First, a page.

rating: 5 of 5 stars
So, whenever people asked me to pick a favorite book, a common question as both an English teacher and an author, I usually dodged it as best I could. Asking me to pick a favorite book is like asking me to pick a favorite pair of shoes. I just can't; I love them all too much. However, when pressed I would usually say East of Eden, even though I hadn't read it since high school, which has been, we'll just say a while. So, I decided to re-read this classic novel to see if it still held such a special place in my heart. I have to say, it does. Maybe not number one any more, but at least tied or possibly number two.
East of Eden can really only be described as sweeping. The novel follows Adam Trask most closely, from his childhood to old age, though all of the people who have an affect on his life: his brother, wife, neighbor and sons, are all developed fully as characters. Trask, after growing up angry and afraid of both his father and brother, is forced to join the Army and upon release takes his inherited fortune and moves to the Salinas Valley. With the support of his servant, Lee, and his prophetic neighbor Sam Hamilton, Trask survives being left by his wife (who sets up a whorehouse in a nearby town) and raises his twin boys.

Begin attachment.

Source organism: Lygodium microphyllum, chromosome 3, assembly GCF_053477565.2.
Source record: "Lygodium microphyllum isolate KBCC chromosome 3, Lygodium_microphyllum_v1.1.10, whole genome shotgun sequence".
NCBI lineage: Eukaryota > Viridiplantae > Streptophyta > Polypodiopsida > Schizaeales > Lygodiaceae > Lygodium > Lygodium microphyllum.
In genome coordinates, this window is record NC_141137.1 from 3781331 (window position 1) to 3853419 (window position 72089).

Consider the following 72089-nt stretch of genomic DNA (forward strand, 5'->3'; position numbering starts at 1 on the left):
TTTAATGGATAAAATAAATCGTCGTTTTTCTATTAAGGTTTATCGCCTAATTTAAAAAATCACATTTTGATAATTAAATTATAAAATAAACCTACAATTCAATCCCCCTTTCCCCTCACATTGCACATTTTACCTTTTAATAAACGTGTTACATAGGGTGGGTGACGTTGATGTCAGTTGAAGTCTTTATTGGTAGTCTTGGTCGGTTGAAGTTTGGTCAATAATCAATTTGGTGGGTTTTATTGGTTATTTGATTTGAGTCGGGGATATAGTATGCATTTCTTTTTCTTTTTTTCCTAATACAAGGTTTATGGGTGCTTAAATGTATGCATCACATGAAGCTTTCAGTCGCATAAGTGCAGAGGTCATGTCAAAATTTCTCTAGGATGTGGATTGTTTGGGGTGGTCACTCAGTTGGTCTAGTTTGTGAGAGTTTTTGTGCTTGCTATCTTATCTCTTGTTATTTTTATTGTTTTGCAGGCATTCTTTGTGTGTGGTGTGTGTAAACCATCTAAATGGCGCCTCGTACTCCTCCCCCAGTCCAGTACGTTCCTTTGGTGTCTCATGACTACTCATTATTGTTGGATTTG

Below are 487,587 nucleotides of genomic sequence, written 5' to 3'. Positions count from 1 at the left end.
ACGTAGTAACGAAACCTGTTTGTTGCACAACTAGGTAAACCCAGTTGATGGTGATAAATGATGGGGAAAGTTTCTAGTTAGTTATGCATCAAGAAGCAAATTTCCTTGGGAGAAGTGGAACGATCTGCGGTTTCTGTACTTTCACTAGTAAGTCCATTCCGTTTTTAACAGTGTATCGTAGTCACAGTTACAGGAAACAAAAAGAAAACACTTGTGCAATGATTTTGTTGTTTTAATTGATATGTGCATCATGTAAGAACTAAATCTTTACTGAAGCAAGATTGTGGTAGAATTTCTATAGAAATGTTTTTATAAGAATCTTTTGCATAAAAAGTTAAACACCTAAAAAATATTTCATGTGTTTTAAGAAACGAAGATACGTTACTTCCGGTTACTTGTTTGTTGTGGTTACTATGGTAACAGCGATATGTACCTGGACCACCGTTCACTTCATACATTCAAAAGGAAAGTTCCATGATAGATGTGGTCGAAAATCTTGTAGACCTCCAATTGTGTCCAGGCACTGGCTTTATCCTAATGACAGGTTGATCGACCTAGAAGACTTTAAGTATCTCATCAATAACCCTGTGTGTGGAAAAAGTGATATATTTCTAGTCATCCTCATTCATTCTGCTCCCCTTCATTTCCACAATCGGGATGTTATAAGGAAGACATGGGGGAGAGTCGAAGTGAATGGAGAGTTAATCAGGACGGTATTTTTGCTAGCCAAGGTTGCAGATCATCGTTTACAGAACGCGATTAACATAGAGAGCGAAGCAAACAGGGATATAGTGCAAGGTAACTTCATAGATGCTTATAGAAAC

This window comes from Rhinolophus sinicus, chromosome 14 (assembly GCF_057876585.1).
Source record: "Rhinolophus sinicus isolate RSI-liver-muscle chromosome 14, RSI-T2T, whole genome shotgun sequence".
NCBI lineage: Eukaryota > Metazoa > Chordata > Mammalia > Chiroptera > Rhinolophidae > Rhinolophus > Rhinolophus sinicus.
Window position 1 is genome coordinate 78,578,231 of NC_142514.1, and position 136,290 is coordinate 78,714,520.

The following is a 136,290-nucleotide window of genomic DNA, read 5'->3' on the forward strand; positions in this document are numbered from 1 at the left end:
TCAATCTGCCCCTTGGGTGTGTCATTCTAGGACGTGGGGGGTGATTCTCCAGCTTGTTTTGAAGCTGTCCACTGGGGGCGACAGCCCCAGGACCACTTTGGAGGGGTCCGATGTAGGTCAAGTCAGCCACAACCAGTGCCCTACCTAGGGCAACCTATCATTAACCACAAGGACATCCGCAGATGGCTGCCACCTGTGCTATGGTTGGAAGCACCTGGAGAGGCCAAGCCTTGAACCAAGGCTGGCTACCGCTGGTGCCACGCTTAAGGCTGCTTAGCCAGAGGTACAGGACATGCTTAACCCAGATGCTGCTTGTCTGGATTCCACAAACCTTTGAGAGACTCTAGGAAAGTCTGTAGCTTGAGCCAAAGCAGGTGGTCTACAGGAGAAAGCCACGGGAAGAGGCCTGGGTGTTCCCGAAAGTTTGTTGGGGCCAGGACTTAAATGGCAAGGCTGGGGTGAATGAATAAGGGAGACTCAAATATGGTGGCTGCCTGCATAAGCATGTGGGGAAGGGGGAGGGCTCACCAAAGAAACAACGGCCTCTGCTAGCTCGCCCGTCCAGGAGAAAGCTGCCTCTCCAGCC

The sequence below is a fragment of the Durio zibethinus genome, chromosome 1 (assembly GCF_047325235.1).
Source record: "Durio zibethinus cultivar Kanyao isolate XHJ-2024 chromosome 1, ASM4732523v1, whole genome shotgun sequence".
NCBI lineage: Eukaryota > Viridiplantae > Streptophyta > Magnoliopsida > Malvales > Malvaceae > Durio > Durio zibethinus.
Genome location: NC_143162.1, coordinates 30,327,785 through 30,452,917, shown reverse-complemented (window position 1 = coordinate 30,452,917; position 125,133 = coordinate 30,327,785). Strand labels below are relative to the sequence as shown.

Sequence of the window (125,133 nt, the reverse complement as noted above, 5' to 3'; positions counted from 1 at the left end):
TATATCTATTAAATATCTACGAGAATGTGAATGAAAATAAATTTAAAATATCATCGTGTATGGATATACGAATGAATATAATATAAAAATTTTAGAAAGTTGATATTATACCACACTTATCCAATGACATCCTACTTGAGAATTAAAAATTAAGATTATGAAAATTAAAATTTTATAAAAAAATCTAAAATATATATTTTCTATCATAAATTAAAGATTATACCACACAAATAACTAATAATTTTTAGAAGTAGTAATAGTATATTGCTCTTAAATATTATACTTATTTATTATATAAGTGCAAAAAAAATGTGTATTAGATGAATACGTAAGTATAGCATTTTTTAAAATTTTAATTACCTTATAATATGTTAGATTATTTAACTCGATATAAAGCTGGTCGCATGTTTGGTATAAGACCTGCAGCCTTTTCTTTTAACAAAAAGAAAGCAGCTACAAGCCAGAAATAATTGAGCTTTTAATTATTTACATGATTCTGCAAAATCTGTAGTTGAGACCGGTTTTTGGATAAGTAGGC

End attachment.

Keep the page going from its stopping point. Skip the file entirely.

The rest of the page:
This isn't a plot driven book. So, if you are looking for a thrilling page turner, keep on moving. However, East of Eden is like sitting down to a grand eight course dinner. The descriptions are fantastically detailed and the pacing slow. This is a book to be savored and enjoyed. The writing is both literary, lyrical and accessible and the plot and theme well carried out. There's a reason this book is a classic that has stood the test of time- it's beautiful. If you haven't read this book... do it now, and savor it like you would a really fine cut of steak- or tofu or whatever.
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